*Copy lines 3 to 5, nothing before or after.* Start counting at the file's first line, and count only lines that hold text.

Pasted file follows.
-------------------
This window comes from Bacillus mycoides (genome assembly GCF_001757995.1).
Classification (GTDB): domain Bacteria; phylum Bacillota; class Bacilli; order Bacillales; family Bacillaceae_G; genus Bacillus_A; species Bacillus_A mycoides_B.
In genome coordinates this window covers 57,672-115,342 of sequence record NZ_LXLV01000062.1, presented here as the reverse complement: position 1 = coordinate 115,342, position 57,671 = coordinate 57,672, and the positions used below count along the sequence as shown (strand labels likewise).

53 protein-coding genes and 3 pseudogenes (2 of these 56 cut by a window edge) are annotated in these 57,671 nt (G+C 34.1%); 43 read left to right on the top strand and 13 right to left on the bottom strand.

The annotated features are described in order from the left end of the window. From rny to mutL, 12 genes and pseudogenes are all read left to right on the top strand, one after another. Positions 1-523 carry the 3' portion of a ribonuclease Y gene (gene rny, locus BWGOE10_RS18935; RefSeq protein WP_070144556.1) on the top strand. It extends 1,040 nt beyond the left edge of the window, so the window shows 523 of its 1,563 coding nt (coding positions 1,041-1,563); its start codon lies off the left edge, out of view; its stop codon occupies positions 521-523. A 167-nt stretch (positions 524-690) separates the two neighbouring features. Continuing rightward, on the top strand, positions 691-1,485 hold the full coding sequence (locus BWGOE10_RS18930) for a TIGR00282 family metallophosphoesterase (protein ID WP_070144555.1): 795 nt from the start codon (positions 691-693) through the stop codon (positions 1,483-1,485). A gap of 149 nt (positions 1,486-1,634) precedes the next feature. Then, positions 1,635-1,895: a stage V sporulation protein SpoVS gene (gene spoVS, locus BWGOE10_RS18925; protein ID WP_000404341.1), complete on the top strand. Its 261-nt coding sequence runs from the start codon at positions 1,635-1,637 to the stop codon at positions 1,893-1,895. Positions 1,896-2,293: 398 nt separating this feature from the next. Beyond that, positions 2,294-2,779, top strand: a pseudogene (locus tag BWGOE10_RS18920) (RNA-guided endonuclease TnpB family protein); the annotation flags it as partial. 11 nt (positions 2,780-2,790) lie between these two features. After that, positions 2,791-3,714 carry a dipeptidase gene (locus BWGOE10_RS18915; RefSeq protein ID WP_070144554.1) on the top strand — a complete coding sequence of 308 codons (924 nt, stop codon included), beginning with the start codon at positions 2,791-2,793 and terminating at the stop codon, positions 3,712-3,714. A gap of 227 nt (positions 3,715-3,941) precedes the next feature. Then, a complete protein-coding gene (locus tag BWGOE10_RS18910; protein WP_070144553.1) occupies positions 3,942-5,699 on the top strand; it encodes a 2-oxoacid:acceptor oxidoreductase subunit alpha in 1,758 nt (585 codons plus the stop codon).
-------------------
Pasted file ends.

In genome coordinates this window covers 57,672-115,342 of sequence record NZ_LXLV01000062.1, presented here as the reverse complement: position 1 = coordinate 115,342, position 57,671 = coordinate 57,672, and the positions used below count along the sequence as shown (strand labels likewise).

53 protein-coding genes and 3 pseudogenes (2 of these 56 cut by a window edge) are annotated in these 57,671 nt (G+C 34.1%); 43 read left to right on the top strand and 13 right to left on the bottom strand.

The annotated features are described in order from the left end of the window. From rny to mutL, 12 genes and pseudogenes are all read left to right on the top strand, one after another. Positions 1-523 carry the 3' portion of a ribonuclease Y gene (gene rny, locus BWGOE10_RS18935; RefSeq protein WP_070144556.1) on the top strand. It extends 1,040 nt beyond the left edge of the window, so the window shows 523 of its 1,563 coding nt (coding positions 1,041-1,563); its start codon lies off the left edge, out of view; its stop codon occupies positions 521-523. A 167-nt stretch (positions 524-690) separates the two neighbouring features. Continuing rightward, on the top strand, positions 691-1,485 hold the full coding sequence (locus BWGOE10_RS18930) for a TIGR00282 family metallophosphoesterase (protein ID WP_070144555.1): 795 nt from the start codon (positions 691-693) through the stop codon (positions 1,483-1,485). A gap of 149 nt (positions 1,486-1,634) precedes the next feature. Then, positions 1,635-1,895: a stage V sporulation protein SpoVS gene (gene spoVS, locus BWGOE10_RS18925; protein ID WP_000404341.1), complete on the top strand. Its 261-nt coding sequence runs from the start codon at positions 1,635-1,637 to the stop codon at positions 1,893-1,895. Positions 1,896-2,293: 398 nt separating this feature from the next. Beyond that, positions 2,294-2,779, top strand: a pseudogene (locus tag BWGOE10_RS18920) (RNA-guided endonuclease TnpB family protein); the annotation flags it as partial. 11 nt (positions 2,780-2,790) lie between these two features. After that, positions 2,791-3,714 carry a dipeptidase gene (locus BWGOE10_RS18915; RefSeq protein ID WP_070144554.1) on the top strand — a complete coding sequence of 308 codons (924 nt, stop codon included), beginning with the start codon at positions 2,791-2,793 and terminating at the stop codon, positions 3,712-3,714. A gap of 227 nt (positions 3,715-3,941) precedes the next feature. Then, a complete protein-coding gene (locus tag BWGOE10_RS18910; protein WP_070144553.1) occupies positions 3,942-5,699 on the top strand; it encodes a 2-oxoacid:acceptor oxidoreductase subunit alpha in 1,758 nt (585 codons plus the stop codon).